Marketing is essential in every business – big and small.

My first business was just a rented space in a small barangay.

Being the first and only computer gaming shop in the area, I was confident that I wouldn’t need to do marketing and advertising after the grand opening.

“It’s just a small and simple business,” I thought. But then I learned that some of “my kids” are going somewhere across town because there’s a new shop that’s cheaper but with faster computers.

Relying simply on walk-in customers and word-of-mouth can be risky. And when business is good, expect competition to appear.

A continuous marketing campaign will not only allow you to reach new customers, but it will also establish your brand and keep the trust and loyalty of your clientele.

It’s more than just about the money.

My primary reason for starting my first business was because I wanted passive income. And one of the reasons why we decided to close it down was because it wasn’t making enough.

Ironically, I also realized that the best reason why we closed down was because we were only after profits — we were in it for the wrong reason.

It’s true that your business should make money, but more importantly, it should be able to take you closer to a noble goal.

That’s why it’s important to have a mission and vision for the business. It’s a stronger motivation than income.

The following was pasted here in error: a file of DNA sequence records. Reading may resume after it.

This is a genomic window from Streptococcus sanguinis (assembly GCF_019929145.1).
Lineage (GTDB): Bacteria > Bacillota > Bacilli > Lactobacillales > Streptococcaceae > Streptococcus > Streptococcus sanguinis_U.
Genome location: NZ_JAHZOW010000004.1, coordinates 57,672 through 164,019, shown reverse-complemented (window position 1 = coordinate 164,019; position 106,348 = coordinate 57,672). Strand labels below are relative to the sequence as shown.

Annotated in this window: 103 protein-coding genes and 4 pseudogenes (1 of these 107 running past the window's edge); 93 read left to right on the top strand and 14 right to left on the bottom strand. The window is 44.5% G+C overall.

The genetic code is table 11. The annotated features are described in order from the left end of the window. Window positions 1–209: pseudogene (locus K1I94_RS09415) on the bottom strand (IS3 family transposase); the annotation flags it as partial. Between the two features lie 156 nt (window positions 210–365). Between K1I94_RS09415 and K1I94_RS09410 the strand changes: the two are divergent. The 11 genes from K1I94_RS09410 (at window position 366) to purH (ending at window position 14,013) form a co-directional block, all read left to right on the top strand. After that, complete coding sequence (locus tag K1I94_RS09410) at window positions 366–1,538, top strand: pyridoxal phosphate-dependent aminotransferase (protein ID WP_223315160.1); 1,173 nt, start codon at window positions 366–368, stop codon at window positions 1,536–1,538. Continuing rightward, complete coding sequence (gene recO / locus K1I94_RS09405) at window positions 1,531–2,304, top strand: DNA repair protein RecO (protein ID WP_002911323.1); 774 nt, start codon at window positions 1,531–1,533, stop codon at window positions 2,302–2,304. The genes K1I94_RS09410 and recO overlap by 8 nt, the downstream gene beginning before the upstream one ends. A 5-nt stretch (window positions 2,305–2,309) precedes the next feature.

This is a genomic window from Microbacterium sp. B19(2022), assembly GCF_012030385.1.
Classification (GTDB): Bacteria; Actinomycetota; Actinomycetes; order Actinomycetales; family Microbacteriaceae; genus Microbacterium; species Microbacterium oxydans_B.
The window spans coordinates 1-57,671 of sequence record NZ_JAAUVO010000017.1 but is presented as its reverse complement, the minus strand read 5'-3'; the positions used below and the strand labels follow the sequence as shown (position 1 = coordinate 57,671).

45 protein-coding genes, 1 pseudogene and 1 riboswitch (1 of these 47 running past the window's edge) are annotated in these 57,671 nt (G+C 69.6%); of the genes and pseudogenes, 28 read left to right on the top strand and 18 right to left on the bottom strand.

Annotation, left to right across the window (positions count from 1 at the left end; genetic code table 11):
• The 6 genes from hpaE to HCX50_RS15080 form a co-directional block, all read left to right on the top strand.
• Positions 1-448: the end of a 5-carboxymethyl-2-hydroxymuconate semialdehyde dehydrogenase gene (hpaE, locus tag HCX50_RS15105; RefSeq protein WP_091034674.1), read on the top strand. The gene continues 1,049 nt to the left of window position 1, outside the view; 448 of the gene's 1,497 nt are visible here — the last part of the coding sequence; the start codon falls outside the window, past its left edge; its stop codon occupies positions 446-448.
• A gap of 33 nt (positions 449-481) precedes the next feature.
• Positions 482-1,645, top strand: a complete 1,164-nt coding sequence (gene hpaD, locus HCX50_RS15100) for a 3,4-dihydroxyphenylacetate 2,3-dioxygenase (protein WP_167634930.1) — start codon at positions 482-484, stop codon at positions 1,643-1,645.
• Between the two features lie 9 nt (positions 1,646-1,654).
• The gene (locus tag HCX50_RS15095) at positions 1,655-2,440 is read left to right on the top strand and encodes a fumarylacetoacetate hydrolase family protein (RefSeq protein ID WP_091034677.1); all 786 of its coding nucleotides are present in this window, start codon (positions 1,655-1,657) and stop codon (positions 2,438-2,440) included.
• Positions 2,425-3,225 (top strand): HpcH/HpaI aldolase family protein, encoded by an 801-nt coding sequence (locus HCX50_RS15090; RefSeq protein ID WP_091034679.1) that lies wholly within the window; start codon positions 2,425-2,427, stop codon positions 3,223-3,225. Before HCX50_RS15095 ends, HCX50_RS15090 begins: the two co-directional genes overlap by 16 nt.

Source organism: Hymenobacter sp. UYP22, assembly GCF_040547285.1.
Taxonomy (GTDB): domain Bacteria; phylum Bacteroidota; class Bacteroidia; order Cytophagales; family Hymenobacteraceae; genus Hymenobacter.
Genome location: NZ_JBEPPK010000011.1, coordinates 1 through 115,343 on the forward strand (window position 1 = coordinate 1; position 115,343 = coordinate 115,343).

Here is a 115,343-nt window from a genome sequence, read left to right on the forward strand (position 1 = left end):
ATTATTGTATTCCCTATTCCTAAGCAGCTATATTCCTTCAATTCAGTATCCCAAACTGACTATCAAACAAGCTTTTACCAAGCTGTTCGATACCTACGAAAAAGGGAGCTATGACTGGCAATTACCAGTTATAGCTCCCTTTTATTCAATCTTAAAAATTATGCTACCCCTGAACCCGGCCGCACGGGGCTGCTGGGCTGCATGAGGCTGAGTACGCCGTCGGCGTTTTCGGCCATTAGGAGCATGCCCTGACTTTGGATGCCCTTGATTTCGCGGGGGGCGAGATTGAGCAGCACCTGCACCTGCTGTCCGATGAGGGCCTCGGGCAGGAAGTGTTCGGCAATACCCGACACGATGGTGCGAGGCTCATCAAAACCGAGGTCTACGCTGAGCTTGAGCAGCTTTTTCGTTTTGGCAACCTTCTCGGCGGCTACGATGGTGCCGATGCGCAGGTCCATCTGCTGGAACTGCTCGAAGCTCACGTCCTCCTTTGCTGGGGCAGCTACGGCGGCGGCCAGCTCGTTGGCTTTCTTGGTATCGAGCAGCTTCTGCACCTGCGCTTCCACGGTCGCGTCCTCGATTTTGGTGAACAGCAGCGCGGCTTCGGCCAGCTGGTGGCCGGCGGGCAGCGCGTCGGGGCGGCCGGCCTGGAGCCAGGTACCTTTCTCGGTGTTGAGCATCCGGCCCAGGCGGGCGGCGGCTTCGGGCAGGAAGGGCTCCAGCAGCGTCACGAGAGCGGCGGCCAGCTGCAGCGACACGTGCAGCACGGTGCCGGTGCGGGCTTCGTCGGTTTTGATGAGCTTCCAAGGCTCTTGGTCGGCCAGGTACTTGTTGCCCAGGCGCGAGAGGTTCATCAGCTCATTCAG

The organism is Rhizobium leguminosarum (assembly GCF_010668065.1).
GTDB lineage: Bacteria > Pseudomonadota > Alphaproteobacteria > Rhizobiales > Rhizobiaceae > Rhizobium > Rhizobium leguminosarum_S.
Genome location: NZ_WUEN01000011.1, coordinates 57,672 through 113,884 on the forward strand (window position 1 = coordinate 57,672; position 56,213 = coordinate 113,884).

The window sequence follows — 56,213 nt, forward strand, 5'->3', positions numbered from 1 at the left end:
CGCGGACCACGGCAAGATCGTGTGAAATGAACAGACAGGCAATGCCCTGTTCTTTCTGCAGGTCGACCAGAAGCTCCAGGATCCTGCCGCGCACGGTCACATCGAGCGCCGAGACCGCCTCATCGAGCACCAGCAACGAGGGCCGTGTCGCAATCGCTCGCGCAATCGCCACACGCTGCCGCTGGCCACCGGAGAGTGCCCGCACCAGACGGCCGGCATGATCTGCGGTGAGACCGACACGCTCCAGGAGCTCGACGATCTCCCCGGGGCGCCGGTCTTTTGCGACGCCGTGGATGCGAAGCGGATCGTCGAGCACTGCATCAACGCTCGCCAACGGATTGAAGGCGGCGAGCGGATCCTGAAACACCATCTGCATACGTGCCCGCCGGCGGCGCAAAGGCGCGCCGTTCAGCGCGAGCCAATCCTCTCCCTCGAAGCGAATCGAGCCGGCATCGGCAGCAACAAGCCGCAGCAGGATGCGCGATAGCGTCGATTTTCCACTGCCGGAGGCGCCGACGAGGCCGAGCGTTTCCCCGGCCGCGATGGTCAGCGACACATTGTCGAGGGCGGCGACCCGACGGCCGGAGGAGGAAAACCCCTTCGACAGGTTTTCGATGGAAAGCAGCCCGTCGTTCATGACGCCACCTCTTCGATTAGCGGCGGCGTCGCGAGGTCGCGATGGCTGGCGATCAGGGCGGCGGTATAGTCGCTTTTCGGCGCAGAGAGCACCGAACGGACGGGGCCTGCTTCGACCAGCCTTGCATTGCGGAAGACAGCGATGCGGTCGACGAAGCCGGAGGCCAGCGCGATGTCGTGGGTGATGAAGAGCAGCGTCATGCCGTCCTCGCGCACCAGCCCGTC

Having that desire to help and provide a solution to a problem is the main force that drives successful entrepreneurs everywhere.

What to do next: Click here to start your financial journey with IMG Wealth Academy

Photo credits: doug88888 and Harald Groven


  1. Good article fitz, just learned few lessons from it and actually I have the same first business as you had but mine went down for other reasons different from yours that might be worth writing and sharing with my blog.


  2. I never dream to do local business but I had one it was an Internet Cafe. There was no formal plan, just everything goes. I stopped the business when I moved to another country. Now, that I am back, I am planning to have one….. Thanks for posting.

  3. Indeed Fitz! Especially the number 5. That’s were we fail most of the time. One good thing also is to do a business where your heart is. If you’re passionate enough to do one thing, and you hold on to that regardless if it’s a rocky road in the beginning… eventually the passion will not stop you until you reach the goal.